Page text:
The Red Sea Development Company opens sustainable waste management system for construction phase
Ian Williamson, Chief Projects Delivery Officer of The Red Sea Development Company (TRSDC), joined Malek Sukkar, CEO of Averda, to cut the ribbon and.
If applied correctly, the circular economy can help companies get much more value out of the energy resources, materials and other primary sources they use, thus deploying that additional value to optimise their services, contribute to their clients’ return on investment and promote clear sustainable practices in the communities they operate.
Three billion new middle-class consumers driving resource demand will enter the global market by 2030 – without an appropriate rationalization of resources and a conscious effort from governments, public services and private companies, the resource demand forecasted by McKinsey’s in their latest Circular Economy Report will become unsustainable.
Being the largest waste management service provider in the GCC region, Averda is fully aware of the redundancies present in regional economies which often lead to resource-waste and create negative externalities. It is therefore fitting that governments across the world and their stakeholders are beginning to mobilize to urge private and public companies to change their ways of working, to optimise their value chain, to reduce consumption waste and maximize the output of waste management streams.
Averda firmly believes that waste management companies across the globe, large and small, have an ethical duty to be the first ones who embrace the circular economy principles and demonstrate how they apply them and what particular steps they take to ensure that all their stakeholders, internal and external, are aware of the efforts made in this regard.
Present in Qatar since 2009 and operating across the entire country, Averda’s activities have demonstrated the full embedding of its corporate values of ‘deliver, care, inspire”, by launching an automated paperless system that is used by 99% of the company’s Qatari SME portfolio and, also, by a significant number of its larger clients in Qatar.
Averda’s paperless system covers information capture and dissemination, order generation and invoicing. Currently Averda is offering its customers invoices along with delivery orders with proof-of-services in e-mail format as opposed to the previously paper-based approach. The electronic data is captured in multiple enterprise business systems and made available to its clients in contract, order and invoice form, and it is communicated only electronically.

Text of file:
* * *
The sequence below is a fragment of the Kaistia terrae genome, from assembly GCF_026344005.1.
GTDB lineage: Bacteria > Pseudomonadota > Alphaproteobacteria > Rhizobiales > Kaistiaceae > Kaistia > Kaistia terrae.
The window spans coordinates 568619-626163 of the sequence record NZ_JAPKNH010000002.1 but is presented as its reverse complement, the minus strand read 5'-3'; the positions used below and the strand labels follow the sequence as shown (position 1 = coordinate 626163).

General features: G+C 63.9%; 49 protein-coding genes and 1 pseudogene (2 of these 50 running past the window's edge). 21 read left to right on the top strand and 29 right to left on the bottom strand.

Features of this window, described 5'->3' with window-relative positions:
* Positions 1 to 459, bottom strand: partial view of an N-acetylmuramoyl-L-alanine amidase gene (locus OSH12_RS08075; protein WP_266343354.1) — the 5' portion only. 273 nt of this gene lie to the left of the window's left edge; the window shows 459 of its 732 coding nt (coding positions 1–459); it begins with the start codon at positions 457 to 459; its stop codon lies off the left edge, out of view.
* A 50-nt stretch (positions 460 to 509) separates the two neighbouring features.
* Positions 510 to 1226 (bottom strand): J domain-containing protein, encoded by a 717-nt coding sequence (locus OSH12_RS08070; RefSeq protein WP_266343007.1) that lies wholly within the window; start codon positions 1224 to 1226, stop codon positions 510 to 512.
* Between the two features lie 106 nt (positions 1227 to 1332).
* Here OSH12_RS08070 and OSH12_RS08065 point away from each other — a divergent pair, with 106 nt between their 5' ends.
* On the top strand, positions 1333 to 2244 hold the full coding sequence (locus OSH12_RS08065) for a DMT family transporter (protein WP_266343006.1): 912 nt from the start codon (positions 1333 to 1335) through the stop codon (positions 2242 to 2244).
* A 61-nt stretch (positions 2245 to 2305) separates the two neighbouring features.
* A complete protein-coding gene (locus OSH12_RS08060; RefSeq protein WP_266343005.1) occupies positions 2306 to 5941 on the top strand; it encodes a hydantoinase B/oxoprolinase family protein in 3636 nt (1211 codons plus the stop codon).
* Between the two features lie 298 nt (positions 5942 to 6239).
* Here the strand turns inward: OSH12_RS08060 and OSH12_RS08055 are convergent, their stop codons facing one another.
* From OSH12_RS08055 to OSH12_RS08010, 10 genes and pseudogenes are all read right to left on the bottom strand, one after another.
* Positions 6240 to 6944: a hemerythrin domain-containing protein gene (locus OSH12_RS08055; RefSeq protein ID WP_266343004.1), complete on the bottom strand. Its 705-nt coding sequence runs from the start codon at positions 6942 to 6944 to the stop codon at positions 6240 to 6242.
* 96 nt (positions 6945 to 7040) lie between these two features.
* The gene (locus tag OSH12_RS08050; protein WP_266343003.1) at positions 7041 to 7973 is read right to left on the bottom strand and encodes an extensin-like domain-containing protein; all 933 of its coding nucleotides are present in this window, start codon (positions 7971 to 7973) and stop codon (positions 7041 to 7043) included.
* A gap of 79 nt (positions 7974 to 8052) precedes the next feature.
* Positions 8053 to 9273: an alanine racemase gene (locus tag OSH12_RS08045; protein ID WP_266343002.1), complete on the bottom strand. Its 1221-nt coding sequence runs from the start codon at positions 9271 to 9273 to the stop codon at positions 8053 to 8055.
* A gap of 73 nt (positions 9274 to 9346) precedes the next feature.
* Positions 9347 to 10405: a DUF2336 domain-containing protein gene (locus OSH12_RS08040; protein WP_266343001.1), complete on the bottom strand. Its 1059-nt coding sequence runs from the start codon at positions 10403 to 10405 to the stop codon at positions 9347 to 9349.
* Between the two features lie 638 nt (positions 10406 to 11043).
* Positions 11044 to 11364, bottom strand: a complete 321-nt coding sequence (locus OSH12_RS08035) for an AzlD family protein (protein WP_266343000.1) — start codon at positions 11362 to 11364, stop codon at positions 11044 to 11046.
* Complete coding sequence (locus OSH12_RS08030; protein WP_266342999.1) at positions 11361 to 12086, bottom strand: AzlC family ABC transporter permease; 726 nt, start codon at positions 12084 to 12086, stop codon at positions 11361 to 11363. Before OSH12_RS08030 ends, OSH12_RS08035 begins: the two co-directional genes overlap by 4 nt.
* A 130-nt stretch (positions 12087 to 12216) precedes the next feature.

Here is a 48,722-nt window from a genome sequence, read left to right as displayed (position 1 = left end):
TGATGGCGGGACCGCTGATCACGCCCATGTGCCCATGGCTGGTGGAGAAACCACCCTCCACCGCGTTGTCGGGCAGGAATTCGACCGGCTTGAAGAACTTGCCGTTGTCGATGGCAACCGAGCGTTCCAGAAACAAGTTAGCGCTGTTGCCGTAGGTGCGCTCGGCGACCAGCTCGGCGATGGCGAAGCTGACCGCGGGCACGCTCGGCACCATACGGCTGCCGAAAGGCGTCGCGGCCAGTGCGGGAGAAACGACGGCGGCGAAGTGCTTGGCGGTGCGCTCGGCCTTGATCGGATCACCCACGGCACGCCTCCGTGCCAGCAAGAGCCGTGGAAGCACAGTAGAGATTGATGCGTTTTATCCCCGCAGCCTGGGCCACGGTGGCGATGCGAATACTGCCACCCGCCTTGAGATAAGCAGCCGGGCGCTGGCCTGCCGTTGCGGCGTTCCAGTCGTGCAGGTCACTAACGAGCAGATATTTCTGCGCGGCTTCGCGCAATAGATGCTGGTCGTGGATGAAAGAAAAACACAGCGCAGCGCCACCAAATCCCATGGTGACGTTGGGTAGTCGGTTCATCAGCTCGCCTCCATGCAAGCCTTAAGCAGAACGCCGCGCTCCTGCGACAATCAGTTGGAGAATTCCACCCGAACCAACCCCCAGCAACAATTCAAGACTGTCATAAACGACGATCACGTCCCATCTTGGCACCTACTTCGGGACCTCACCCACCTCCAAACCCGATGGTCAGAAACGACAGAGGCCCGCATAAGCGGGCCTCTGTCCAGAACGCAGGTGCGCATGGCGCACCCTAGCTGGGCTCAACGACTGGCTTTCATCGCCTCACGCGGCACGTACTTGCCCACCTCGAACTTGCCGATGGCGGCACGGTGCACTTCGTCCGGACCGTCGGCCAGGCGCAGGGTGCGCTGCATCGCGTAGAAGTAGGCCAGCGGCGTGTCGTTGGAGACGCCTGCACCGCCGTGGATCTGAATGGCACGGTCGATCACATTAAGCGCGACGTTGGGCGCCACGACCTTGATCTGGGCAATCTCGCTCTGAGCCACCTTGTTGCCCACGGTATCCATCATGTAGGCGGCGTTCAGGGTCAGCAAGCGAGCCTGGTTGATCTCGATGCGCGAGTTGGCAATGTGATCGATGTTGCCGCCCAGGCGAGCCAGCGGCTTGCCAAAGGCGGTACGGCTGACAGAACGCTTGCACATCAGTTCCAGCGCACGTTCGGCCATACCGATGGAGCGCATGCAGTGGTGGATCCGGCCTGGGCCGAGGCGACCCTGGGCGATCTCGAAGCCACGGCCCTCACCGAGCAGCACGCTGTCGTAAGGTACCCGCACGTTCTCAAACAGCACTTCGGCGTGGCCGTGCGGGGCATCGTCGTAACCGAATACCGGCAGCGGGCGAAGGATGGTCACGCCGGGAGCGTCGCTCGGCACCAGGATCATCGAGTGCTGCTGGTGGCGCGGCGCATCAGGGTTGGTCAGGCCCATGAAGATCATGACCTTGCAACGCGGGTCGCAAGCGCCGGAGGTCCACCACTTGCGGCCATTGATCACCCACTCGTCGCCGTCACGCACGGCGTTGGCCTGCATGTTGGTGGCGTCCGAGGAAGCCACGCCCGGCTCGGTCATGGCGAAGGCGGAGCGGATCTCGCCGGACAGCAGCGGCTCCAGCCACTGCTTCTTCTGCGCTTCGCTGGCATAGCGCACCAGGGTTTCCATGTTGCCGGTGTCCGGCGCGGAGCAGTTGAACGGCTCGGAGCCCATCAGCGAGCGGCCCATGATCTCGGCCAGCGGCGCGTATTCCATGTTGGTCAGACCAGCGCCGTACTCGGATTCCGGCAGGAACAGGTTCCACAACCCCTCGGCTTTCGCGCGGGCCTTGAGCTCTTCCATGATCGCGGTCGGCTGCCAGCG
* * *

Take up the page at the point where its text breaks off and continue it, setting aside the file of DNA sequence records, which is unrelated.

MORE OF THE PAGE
In terms of scale, Averda Qatar issues in excess of 9,800 delivery orders and 700 invoices per month. Taking into account that out of one tree 16.67 reams of paper or 8,333.3 paper sheets can be made, Averda Qatar is now able to have a further direct positive impact on the environment by saving at least one tree per month from being cut down and thus enforcing the principles of the circular economy right where they should be applied – at the resource optimisation level.
According to the latest ‘UNDP and Climate Change’ Report, the Arab States region is home to 5 of the top 10 countries most at risk from the impacts of climate change, several of the region’s major cities being located in low-lying coastal areas. Considering their coastal area location, a sea level rise of 0.5 m could displace 2 to 4 million people by 2050 and how fast the GCC countries can pre-empt such catastrophic potential events is not solely reliant on the national governments of the region but on the companies who perform their activities there, too.
The circular economy should be seen as a value-creation driver as opposed to an investment or image builder. The waste management operators have a duty to raise the awareness of waste and resource minimisation to their employees, suppliers, clients and all other stakeholders, in order to drive a significant change in how resource optimisation and service/product efficiency are perceived. Water is, in some regions of the world, more expensive than peak oil was and the positive changes we can all make need to start at ground O, at how we can optimise our activities and have a smaller environmental footprint.